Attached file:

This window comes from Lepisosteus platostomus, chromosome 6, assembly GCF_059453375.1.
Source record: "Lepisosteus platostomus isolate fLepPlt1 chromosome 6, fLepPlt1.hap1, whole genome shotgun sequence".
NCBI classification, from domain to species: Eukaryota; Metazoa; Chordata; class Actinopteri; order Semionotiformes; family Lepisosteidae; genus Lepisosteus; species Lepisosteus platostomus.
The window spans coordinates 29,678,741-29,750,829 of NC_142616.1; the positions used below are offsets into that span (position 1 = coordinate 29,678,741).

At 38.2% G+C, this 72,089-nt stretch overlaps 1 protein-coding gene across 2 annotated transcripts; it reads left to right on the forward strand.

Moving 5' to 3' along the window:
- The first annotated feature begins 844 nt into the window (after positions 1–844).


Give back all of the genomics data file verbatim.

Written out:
This window comes from Lepisosteus platostomus, chromosome 6, assembly GCF_059453375.1.
Source record: "Lepisosteus platostomus isolate fLepPlt1 chromosome 6, fLepPlt1.hap1, whole genome shotgun sequence".
NCBI classification, from domain to species: Eukaryota; Metazoa; Chordata; class Actinopteri; order Semionotiformes; family Lepisosteidae; genus Lepisosteus; species Lepisosteus platostomus.
The window spans coordinates 29,678,741-29,750,829 of NC_142616.1; the positions used below are offsets into that span (position 1 = coordinate 29,678,741).

At 38.2% G+C, this 72,089-nt stretch overlaps 1 protein-coding gene across 2 annotated transcripts; it reads left to right on the forward strand.

Moving 5' to 3' along the window:
- The first annotated feature begins 844 nt into the window (after positions 1–844).